How to Use a Chainsaw Sharpener

How to Use a Chainsaw Sharpener

If you’re working with a chainsaw – whether it’s to cut down trees that have fallen during a storm or part of your regular job like working lumber, you know that the blades will begin to dull down from time to time. In the past, this issue proved to be very problematic for most workers because dull blades don’t cut through material nearly as well and can easily create dangerous situations.

Luckily, however, sharpening a chainsaw is a very simple and straightforward process that requires minimal effort on your end – especially if you use an electric chainsaw sharpener.

Before you get started, you’ll need to take some safety precautions. You’ll definitely need to use some heavy duty gloves to protect your hands while you work – and it is advisable to get a pair of protective eyewear to put on as well. Once you’ve gotten these materials you can proceed on to sharpening the chainsaw chain.

The process will largely be determined by what type of tool you’re working with. However, regardless of what type of sharpening kit you use, you’re going to need to turn on the chain brake to secure the line and find a clamp to stabilize the nose bar so you’ll be able to use both of your hands while working.

If you’re using a manual sharpening kit, you’ll proceed by finding the guide included in the kit and laying it down on top of the rivets in the chain. The arrows on the guide should be pointing down towards the nose bar of the chainsaw if you’ve put it on correctly.

Now follow the angle suggested by the guide and move your file across this area. Do this two to three times or until you see a shiny silver gleam on the metal. This means you’ve filed down the blade enough to make it sharp again.

If you’re using a bench sharpener, set the chainsaw up underneath the machine so that the rivets and cutters are directly below the machine. Then turn the motor on and let it file down the cutters. Make sure you don’t let the motor run for too long – filing the cutters down too low will make your chainsaw less accurate and could cause problems for you later on.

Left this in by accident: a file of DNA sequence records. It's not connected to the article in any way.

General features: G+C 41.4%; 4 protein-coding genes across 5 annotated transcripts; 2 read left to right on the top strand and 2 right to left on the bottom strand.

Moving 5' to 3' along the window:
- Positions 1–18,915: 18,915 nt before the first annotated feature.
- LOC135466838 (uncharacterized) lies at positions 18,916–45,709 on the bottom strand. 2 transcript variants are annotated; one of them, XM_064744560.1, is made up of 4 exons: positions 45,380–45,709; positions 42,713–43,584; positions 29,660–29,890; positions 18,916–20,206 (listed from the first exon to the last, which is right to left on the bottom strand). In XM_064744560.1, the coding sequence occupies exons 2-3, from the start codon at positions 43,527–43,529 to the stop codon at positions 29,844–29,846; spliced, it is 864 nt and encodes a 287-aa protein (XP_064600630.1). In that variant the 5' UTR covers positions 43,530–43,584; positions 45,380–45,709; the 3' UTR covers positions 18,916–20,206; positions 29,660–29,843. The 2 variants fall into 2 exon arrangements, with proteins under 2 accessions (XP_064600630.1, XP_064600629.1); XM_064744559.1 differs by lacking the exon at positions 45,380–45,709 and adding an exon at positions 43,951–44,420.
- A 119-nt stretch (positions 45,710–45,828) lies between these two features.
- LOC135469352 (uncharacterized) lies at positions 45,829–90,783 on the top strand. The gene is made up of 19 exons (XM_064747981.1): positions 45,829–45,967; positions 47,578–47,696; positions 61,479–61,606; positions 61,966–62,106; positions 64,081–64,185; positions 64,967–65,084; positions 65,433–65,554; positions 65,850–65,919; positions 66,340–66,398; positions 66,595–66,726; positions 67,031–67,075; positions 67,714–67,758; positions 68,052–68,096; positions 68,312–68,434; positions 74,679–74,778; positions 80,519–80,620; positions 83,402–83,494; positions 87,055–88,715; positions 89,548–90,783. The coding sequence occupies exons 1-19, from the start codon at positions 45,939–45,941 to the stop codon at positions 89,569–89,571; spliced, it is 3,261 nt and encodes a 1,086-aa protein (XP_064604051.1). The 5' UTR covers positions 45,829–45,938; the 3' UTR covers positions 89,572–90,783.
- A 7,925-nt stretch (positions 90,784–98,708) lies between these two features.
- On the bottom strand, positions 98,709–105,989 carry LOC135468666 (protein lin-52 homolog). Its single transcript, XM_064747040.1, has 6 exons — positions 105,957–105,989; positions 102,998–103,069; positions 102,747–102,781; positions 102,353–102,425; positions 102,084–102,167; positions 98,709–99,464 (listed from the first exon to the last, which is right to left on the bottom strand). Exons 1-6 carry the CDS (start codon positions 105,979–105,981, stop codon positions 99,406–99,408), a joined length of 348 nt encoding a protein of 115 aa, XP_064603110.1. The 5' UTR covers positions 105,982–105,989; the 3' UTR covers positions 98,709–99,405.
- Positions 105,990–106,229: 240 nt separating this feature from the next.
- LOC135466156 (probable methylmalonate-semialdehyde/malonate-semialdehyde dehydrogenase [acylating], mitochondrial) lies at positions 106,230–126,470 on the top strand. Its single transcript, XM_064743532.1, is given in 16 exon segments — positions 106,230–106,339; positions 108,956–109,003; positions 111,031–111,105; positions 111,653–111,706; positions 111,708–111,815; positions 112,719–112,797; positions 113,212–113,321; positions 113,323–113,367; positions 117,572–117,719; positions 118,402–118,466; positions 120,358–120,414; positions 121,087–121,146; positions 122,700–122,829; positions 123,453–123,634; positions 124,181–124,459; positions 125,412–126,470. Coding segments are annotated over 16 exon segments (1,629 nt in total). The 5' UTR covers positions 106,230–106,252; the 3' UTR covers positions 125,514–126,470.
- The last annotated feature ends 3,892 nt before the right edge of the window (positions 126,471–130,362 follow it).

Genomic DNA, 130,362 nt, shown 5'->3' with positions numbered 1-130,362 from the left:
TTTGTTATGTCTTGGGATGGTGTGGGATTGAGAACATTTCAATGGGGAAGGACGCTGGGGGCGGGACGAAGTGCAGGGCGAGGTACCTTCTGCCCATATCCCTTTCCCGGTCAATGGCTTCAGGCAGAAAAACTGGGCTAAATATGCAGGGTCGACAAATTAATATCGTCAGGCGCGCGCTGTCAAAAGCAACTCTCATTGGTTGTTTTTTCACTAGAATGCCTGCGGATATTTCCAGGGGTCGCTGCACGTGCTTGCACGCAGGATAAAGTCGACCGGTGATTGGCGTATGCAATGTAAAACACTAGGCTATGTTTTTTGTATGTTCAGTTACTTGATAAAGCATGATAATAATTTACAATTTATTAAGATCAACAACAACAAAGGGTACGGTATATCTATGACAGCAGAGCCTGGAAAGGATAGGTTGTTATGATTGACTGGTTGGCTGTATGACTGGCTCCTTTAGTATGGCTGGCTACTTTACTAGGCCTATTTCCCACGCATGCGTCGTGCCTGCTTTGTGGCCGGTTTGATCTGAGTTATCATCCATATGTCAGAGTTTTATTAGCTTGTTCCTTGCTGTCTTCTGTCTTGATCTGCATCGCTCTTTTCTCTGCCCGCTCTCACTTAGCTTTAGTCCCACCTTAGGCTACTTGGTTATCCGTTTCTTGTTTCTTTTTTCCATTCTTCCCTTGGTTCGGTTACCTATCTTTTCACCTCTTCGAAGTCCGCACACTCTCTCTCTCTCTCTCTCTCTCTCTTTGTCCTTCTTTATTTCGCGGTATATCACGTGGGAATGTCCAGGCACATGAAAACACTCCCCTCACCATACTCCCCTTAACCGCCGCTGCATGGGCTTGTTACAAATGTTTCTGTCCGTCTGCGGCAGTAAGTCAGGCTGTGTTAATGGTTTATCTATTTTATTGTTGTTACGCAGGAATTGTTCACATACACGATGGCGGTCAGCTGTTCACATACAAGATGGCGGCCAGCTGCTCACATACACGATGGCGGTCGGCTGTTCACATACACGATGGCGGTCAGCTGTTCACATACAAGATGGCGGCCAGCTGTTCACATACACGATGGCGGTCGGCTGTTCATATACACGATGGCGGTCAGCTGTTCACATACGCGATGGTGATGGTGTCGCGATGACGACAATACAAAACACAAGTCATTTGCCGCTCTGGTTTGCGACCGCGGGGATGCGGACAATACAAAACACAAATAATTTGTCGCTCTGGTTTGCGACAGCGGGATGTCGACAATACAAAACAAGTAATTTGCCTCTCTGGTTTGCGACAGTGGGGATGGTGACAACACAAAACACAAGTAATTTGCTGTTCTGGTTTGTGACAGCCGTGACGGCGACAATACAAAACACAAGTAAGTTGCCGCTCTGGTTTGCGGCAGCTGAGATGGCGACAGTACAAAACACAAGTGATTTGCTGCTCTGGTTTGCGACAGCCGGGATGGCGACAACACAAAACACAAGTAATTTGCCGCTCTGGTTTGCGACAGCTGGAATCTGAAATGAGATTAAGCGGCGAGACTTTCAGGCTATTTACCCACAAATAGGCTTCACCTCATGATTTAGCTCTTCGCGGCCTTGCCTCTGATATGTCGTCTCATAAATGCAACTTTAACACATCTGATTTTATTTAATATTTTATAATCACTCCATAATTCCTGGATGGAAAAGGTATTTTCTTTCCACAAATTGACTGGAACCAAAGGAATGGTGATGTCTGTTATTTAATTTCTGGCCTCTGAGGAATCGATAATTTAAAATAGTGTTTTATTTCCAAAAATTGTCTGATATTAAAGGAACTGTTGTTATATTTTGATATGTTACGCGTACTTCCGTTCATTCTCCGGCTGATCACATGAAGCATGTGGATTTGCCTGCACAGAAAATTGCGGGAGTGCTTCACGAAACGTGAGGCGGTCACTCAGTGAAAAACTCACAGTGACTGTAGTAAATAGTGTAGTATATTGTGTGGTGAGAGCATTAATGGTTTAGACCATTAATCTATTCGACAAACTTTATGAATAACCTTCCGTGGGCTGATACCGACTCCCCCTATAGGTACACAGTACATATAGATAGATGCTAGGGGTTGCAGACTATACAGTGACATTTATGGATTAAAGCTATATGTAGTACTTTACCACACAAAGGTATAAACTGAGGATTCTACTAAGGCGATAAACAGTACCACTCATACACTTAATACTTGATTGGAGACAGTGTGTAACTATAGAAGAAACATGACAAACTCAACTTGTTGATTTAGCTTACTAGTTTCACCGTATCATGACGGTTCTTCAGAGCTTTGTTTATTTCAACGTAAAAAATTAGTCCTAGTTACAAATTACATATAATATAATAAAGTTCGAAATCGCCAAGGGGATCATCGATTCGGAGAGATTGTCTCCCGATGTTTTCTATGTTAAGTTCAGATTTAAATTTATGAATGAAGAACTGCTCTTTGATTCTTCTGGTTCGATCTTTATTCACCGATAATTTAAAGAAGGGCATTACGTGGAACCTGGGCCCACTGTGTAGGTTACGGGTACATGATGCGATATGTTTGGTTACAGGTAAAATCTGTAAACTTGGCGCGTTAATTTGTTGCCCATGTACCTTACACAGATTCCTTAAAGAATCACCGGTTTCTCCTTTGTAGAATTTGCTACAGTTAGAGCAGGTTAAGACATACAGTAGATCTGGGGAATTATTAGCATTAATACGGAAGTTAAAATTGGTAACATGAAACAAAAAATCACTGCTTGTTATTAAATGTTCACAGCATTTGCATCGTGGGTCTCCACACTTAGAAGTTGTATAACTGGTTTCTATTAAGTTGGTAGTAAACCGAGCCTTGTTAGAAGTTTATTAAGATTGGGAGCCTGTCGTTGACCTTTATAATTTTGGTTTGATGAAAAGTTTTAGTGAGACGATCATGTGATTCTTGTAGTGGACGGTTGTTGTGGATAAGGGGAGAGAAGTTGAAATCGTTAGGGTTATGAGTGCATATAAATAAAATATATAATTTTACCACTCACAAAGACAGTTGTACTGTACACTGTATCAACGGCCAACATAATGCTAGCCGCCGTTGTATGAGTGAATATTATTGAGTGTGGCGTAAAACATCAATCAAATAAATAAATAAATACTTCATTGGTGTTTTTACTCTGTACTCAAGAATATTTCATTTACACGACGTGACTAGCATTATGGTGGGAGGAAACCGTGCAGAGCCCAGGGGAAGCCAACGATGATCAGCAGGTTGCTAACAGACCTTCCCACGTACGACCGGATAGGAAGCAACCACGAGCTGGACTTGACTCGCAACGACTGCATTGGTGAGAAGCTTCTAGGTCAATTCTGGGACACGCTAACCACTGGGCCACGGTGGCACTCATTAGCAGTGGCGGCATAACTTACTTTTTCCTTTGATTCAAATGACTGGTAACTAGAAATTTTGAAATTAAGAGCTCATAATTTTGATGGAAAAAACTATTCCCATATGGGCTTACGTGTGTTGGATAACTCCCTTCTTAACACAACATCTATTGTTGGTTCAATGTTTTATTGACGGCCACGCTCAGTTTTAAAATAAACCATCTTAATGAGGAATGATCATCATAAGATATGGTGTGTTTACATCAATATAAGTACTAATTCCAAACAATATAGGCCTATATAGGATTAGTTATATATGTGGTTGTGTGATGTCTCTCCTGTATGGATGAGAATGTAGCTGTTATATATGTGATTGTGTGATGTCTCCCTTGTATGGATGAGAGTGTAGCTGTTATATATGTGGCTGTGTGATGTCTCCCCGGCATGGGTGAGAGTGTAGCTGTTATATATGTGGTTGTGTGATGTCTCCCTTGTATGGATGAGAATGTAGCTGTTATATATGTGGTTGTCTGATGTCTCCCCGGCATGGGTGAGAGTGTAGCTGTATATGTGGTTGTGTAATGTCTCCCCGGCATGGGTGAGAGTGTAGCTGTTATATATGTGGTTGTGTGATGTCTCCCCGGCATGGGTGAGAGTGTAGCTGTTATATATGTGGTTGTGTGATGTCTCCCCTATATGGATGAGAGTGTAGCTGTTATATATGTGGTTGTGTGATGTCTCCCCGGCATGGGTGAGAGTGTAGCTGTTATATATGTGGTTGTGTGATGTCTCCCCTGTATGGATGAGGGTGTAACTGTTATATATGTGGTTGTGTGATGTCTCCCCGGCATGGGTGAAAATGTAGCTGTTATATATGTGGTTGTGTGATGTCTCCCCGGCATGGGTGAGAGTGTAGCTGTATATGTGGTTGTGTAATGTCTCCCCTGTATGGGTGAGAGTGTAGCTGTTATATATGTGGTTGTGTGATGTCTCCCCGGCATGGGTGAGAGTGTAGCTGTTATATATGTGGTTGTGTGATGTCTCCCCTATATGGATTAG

Finally, if you’re using a handheld sharpener, you’ll need to position the spinning disk and guide directly over the rivets in the same way that you would with a manual kit. Be careful while doing this – you’ll need to maintain your concentration to make sure you don’t take off too much from the cutter or file it down at the wrong angle.

Once you’ve sharpened the cutters in your range, disengage the chainsaw brake and rotate the chain forward. Then re-engage the chain brake and get your sharpening tool in position again. Do this until you’ve completed the entire chain, then turn the chainsaw around so you can sharpen the other side of the cutters. Read the full review of the top sharpeners right here.

Before you finish up, you’ll also want to check the depth of the cutters. Use the depth gauge that should come with your kit to measure the height of the chainsaw cutters. If the cutters are above the gauge, they’re too high and will need to be readjusted. You can do this by filing them down until they are the proper height.

 

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